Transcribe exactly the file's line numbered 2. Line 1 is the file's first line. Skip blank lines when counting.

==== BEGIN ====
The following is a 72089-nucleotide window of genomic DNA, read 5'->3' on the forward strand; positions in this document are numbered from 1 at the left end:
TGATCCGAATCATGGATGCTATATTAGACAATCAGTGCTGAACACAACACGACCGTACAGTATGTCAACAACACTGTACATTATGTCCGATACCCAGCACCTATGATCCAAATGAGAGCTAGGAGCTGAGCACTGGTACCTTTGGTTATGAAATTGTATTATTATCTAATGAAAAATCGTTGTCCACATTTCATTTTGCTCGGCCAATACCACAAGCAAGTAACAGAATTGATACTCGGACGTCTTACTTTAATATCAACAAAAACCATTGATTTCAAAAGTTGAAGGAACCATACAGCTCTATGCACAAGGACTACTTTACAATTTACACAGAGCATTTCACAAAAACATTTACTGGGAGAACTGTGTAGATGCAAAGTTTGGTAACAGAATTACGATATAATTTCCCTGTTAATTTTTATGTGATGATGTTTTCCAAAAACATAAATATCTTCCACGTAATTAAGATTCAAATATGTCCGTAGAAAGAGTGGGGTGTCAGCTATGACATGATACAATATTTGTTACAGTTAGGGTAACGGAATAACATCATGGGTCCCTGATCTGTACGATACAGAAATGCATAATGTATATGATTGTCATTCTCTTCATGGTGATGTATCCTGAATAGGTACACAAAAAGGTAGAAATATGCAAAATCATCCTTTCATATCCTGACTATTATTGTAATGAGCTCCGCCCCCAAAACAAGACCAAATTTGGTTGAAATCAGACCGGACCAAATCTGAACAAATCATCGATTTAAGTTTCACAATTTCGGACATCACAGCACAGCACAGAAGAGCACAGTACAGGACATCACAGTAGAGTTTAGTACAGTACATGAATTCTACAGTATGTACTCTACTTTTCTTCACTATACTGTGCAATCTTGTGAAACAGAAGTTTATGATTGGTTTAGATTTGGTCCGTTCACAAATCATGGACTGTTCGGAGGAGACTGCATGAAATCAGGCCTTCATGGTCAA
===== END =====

TGATCCGAATCATGGATGCTATATTAGACAATCAGTGCTGAACACAACACGACCGTACAGTATGTCAACAACACTGTACATTATGTCCGATACCCAGCACCTATGATCCAAATGAGAGCTAGGAGCTGAGCACTGGTACCTTTGGTTATGAAATTGTATTATTATCTAATGAAAAATCGTTGTCCACATTTCATTTTGCTCGGCCAATACCACAAGCAAGTAACAGAATTGATACTCGGACGTCTTACTTTAATATCAACAAAAACCATTGATTTCAAAAGTTGAAGGAACCATACAGCTCTATGCACAAGGACTACTTTACAATTTACACAGAGCATTTCACAAAAACATTTACTGGGAGAACTGTGTAGATGCAAAGTTTGGTAACAGAATTACGATATAATTTCCCTGTTAATTTTTATGTGATGATGTTTTCCAAAAACATAAATATCTTCCACGTAATTAAGATTCAAATATGTCCGTAGAAAGAGTGGGGTGTCAGCTATGACATGATACAATATTTGTTACAGTTAGGGTAACGGAATAACATCATGGGTCCCTGATCTGTACGATACAGAAATGCATAATGTATATGATTGTCATTCTCTTCATGGTGATGTATCCTGAATAGGTACACAAAAAGGTAGAAATATGCAAAATCATCCTTTCATATCCTGACTATTATTGTAATGAGCTCCGCCCCCAAAACAAGACCAAATTTGGTTGAAATCAGACCGGACCAAATCTGAACAAATCATCGATTTAAGTTTCACAATTTCGGACATCACAGCACAGCACAGAAGAGCACAGTACAGGACATCACAGTAGAGTTTAGTACAGTACATGAATTCTACAGTATGTACTCTACTTTTCTTCACTATACTGTGCAATCTTGTGAAACAGAAGTTTATGATTGGTTTAGATTTGGTCCGTTCACAAATCATGGACTGTTCGGAGGAGACTGCATGAAATCAGGCCTTCATGGTCAA